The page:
Ralph Waldo Emerson; an American Trancendentalist and one of the most influential Americans to have ever lived. And we would not be wrong to say that his view on life and the human soul is entirely Gnositic. His essay on Compensation connects what one does with the core of one’s nature. One can’t be other than what one does., which is also a core ideal of the Gnostic Church of L.V.X. This takes one to a different idea on what karma is. In what we do, we affect ourselves; simultaneously with the world around us. The idea of karma, as a universal mechanism of reward and punishment is a false. Nature has no concern for human ideals or enforcing them.

Please see the sermon video below, and the notes used to deliver the sermon below that.

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  1. Sermon Notes
    Compensation Part 2

    1. We spoke in our previous sermon, about the notion that religion is and must be congruent with science. And we found it uncanny that Ralph Wldo Emerson seems to have anticipated modern physics & its holographic paradigm. But also, he reflects classical physics & the Aethyr.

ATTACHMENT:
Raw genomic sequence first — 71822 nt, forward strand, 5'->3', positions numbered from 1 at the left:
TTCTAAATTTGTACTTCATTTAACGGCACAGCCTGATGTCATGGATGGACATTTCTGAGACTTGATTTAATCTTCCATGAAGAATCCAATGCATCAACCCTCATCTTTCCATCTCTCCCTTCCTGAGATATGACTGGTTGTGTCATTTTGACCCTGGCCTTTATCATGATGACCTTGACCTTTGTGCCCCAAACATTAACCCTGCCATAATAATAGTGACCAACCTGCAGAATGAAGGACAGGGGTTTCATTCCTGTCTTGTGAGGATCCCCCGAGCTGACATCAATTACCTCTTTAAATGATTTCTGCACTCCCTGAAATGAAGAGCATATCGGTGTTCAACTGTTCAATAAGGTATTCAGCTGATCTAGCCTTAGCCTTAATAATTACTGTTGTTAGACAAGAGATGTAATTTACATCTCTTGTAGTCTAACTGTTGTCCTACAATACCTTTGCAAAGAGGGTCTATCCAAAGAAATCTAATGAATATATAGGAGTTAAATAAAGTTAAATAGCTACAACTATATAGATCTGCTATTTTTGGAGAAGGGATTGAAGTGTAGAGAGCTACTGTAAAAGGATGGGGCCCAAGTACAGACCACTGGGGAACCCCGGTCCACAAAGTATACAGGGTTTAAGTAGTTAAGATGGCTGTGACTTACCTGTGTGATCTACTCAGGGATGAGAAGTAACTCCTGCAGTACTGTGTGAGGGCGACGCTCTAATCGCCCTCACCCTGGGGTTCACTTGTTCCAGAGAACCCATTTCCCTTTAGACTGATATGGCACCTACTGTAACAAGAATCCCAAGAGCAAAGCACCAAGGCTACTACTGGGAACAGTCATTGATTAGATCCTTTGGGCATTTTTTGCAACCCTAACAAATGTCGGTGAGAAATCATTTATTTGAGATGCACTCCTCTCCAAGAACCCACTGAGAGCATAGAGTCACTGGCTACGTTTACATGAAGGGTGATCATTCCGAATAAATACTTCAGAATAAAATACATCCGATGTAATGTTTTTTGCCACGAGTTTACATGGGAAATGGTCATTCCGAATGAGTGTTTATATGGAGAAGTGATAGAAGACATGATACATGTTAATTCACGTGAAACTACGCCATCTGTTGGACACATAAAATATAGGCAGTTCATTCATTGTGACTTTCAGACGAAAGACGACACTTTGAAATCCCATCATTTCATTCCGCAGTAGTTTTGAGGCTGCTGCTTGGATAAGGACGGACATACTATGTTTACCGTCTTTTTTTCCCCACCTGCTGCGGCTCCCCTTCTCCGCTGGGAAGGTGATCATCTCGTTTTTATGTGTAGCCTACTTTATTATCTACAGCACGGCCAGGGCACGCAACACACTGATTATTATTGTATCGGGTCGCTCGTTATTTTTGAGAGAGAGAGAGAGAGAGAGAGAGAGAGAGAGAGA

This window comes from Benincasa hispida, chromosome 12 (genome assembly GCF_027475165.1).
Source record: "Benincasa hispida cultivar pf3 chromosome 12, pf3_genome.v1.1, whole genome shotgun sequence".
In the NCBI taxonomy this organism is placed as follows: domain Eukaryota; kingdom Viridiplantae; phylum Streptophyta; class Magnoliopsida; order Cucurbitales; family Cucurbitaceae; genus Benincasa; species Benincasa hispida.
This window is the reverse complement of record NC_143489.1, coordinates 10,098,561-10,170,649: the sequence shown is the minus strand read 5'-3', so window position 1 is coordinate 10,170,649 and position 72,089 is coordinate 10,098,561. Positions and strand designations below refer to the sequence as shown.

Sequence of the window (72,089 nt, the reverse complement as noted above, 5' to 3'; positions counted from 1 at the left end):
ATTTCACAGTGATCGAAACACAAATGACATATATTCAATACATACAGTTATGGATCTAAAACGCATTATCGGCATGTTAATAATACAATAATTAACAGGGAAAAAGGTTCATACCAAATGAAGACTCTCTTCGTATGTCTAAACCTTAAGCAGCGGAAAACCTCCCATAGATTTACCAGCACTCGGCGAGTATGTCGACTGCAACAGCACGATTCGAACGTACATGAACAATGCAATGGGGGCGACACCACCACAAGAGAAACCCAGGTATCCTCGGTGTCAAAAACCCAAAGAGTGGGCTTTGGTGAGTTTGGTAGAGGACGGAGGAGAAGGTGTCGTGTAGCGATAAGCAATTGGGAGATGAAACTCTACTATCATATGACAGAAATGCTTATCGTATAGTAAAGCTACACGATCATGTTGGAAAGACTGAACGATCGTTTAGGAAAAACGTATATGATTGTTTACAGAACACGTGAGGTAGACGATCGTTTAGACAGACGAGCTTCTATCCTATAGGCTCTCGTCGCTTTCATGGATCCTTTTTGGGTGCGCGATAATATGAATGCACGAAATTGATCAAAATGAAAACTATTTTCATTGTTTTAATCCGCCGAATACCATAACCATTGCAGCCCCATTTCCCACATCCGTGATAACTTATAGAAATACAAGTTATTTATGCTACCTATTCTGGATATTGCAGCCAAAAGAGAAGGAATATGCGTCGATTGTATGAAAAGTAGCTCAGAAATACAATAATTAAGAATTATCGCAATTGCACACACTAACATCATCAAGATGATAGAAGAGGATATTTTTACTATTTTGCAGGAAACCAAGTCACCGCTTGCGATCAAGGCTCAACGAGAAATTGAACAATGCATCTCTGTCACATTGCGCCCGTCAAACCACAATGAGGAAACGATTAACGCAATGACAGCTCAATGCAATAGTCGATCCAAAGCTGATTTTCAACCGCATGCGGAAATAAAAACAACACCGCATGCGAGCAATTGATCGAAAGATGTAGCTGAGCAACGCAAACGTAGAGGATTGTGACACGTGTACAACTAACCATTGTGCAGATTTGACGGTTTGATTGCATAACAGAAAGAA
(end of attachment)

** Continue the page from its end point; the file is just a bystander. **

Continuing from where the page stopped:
Ralph Waldo Emerson

    “These appearances indicate the fact that the universe is represented in everyone of its particles. Every thing is made of one hidden stuff; as the naturaist sees one type under every metamorphosis, and regards a horse as a running man, a fish as a swimming man, a ird as a flying man, a tree as a rooted man. Each new form repeats not only the main character of the type, but part for part for all the details, all the aims, furtherances, hindrances, energies, and whole system of every other. Every occupation, trade, art, transaction is a compend of the world, and a correlative of every other. Each one is an entire emblem of human life; of its good and ill, its trials, its enemies, its course and its end. And each one must somehow accomodate the whole man, and recite all his destiny.”

    1A. We also noted in the previous sermon, the Compensation or Karma is not causal; there is no avenger the delivers the effect of justice on an evil act, nor a reward to a good act. But we assert that the karmic reward of compensation is inherent & integral with the act.

    Ralph Waldo Emerson

    Every act rewards itself, or in other words, integrates itself in a twofold manner; first, in the thing, or in the real nature; and secondly, in the circumstance, or in the apparent nature. Men call the circumstance the retribution. The causal retribution is in the thing, and is seen by the soul. the retribution in the circumstance is seen by the understanding; it is separable from the thing, but is often spread over a long time, and does not becomes distinct until after many years.”

    1B. It is almost as if he’s putting it into a qabalistic perspective, with the soul being Tiphareth at the center of the Ruach & Binah or Understanding being transcendent of the soul. But also, RWE presented ideas on dualism, the philosophy at the heart of the Western Mystery Tradition.

    Ralph Waldo Emerson